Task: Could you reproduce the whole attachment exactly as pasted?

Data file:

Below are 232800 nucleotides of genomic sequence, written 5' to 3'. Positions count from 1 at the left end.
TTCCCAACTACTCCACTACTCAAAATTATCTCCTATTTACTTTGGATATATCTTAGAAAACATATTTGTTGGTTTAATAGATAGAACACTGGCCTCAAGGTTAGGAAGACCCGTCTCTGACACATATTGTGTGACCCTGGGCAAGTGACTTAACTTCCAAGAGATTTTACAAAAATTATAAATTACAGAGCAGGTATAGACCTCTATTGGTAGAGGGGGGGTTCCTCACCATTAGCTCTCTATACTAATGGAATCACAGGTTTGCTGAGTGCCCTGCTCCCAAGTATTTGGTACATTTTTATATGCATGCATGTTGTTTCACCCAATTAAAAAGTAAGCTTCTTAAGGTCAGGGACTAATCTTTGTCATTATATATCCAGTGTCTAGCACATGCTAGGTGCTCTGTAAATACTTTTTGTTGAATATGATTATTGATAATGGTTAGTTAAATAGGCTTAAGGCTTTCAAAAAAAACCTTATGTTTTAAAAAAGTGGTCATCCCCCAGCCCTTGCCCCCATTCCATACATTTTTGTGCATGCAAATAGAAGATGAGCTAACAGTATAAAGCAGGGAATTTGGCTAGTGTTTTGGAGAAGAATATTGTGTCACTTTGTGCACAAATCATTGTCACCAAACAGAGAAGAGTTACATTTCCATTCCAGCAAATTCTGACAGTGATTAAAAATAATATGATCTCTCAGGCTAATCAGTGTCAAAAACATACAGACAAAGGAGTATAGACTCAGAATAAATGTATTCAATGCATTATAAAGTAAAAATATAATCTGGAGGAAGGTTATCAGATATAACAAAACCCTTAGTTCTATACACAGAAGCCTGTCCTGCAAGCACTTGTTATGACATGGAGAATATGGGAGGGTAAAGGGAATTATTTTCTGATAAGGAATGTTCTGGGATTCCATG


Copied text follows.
Below are 232800 nucleotides of genomic sequence, written 5' to 3'. Positions count from 1 at the left end.
TTCCCAACTACTCCACTACTCAAAATTATCTCCTATTTACTTTGGATATATCTTAGAAAACATATTTGTTGGTTTAATAGATAGAACACTGGCCTCAAGGTTAGGAAGACCCGTCTCTGACACATATTGTGTGACCCTGGGCAAGTGACTTAACTTCCAAGAGATTTTACAAAAATTATAAATTACAGAGCAGGTATAGACCTCTATTGGTAGAGGGGGGGTTCCTCACCATTAGCTCTCTATACTAATGGAATCACAGGTTTGCTGAGTGCCCTGCTCCCAAGTATTTGGTACATTTTTATATGCATGCATGTTGTTTCACCCAATTAAAAAGTAAGCTTCTTAAGGTCAGGGACTAATCTTTGTCATTATATATCCAGTGTCTAGCACATGCTAGGTGCTCTGTAAATACTTTTTGTTGAATATGATTATTGATAATGGTTAGTTAAATAGGCTTAAGGCTTTCAAAAAAAACCTTATGTTTTAAAAAAGTGGTCATCCCCCAGCCCTTGCCCCCATTCCATACATTTTTGTGCATGCAAATAGAAGATGAGCTAACAGTATAAAGCAGGGAATTTGGCTAGTGTTTTGGAGAAGAATATTGTGTCACTTTGTGCACAAATCATTGTCACCAAACAGAGAAGAGTTACATTTCCATTCCAGCAAATTCTGACAGTGATTAAAAATAATATGATCTCTCAGGCTAATCAGTGTCAAAAACATACAGACAAAGGAGTATAGACTCAGAATAAATGTATTCAATGCATTATAAAGTAAAAATATAATCTGGAGGAAGGTTATCAGATATAACAAAACCCTTAGTTCTATACACAGAAGCCTGTCCTGCAAGCACTTGTTATGACATGGAGAATATGGGAGGGTAAAGGGAATTATTTTCTGATAAGGAATGTTCTGGGATTCCATG